Once the patient is connected to the biofeedback machine, the clinician is able to walk the patient through a series of relaxation scripts or techniques as the computer simultaneously measures the changes in muscle tension. The theory behind biofeedback is that in providing a patient with a visual representation of changes in their physiological state, they become more skilled at voluntarily reducing their physiological arousal, and thus, their overall sense of anxiety or stress. While research has identified only a modest effect of biofeedback on anxiety levels, patients do report a positive experience with the treatment due to the visual feedback of their physiological arousal (Brambrink, 2004).

Specific Phobias

Exposure treatments. While there are many treatment options for specific phobias, research routinely supports the behavioral techniques as the most effective treatment strategies. Seeing as the behavioral theory suggests phobias are developed via classical conditioning, the treatment approach revolves around breaking the maladaptive association developed between the object and fear. This is generally accomplished through exposure treatments. As the name implies, the individual is exposed to their feared stimuli. This can be done in several different approaches: systematic desensitization, flooding, and modeling.

Systematic desensitization is an exposure technique that is utilizes relaxation strategies to help calm the individual as they are presented with the fearful object. The notion behind this technique is that both fear and relaxation cannot exist at the same time; therefore, the individual is taught how to replace their fearful reaction with a calm, relaxing reaction.

To begin, the patient, with assistance from the clinician, will identify a fear hierarchy, or a list of feared objects/situations ordered from least fearful to most fearful. After learning intensive relaxation techniques, the clinician will present items from the fear hierarchy- starting from the least fearful object/subject- while the patient practices using the learned relaxation techniques. The presentation of the feared object/situation can be in person- in vivo exposure or it can be imagined- imaginal exposure. Imaginal exposure tends to be less intensive than in vivo exposure; however, it is less effective than in vivo exposure in eliminating the phobia. Depending on the phobia, in vivo exposure may not be an option, such as with a fear of a tornado. Once the patient is able to effectively employ relaxation techniques to reduce their fear/anxiety to a manageable level, the clinician will slowly move up the fear hierarchy until the individual does not experience excessive fear of all objects on the list.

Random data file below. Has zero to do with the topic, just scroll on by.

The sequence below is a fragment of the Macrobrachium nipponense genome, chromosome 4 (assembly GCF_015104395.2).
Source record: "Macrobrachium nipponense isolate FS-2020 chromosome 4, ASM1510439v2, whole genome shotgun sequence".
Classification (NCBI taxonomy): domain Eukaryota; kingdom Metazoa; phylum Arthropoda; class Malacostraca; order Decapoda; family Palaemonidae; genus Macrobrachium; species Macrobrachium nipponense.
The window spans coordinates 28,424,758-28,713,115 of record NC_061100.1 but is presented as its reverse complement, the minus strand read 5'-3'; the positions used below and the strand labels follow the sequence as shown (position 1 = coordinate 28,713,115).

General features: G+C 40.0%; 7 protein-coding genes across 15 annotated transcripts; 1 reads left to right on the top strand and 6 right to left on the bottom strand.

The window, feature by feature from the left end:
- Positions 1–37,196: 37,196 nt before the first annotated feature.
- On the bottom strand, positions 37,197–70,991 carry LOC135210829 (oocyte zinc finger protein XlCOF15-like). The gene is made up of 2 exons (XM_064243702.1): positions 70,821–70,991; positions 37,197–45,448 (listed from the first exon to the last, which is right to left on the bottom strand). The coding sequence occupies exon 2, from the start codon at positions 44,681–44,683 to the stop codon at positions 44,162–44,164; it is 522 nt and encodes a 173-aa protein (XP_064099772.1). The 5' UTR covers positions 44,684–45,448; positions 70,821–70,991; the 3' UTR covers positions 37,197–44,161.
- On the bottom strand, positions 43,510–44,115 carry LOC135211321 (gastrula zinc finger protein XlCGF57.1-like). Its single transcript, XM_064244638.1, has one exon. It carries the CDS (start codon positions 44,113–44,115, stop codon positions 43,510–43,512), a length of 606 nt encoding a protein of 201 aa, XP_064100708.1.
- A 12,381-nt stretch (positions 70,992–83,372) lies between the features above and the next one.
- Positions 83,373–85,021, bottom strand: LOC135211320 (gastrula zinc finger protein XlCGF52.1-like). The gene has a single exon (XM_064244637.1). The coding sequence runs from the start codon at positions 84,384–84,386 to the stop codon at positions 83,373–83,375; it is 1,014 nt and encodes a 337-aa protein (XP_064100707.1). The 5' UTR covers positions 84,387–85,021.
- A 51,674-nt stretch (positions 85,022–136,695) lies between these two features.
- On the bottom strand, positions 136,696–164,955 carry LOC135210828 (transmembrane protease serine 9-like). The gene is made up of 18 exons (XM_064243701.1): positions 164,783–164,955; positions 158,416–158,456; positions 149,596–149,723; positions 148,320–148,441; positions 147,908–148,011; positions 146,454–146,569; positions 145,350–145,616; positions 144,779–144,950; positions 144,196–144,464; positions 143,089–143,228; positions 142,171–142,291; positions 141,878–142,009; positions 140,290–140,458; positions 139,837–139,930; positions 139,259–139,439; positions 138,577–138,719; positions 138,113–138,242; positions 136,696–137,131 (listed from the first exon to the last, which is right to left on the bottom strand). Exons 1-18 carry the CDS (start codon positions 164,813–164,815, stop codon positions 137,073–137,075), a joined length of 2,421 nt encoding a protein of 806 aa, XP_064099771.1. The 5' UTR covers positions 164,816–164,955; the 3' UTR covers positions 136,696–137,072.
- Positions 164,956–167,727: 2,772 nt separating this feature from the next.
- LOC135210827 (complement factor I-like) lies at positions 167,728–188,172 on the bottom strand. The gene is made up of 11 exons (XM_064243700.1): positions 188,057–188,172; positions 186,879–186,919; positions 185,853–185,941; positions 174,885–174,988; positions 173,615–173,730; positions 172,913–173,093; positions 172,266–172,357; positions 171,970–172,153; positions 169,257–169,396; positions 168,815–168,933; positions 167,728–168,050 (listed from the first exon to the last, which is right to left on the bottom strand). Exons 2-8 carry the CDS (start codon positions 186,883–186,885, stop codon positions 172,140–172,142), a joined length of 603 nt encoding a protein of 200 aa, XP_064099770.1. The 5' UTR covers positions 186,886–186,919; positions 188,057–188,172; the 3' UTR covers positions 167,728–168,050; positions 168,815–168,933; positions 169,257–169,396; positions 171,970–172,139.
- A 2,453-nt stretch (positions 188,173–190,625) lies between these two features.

Flooding. Another exposure technique is flooding. In flooding, the clinician does not utilize a fear hierarchy, but rather repeatedly exposes the individual to their most feared object/subject. Similar to systematic desensitization, flooding can be done in either in vivo or imaginal exposure. Clearly, this technique is more intensive than the systematic or gradual exposure to feared objects. Because of this, patients are at a greater likelihood of dropping out of treatment, thus not successfully overcoming their phobias.

Modeling. Finally, modeling is another common technique that is used to treat phobia disorders (Kelly, Barker, Field, Wilson, & Reynolds, 2010). In this technique, the clinician approaches the feared object/subject while the patient observes. Like the name implies, the clinician models appropriate behaviors when exposed to the feared stimulus, implying that the phobia is irrational. After modeling several times, the clinician encourages the patient to confront the feared stimulus with the clinician, and then ultimately, without the clinician.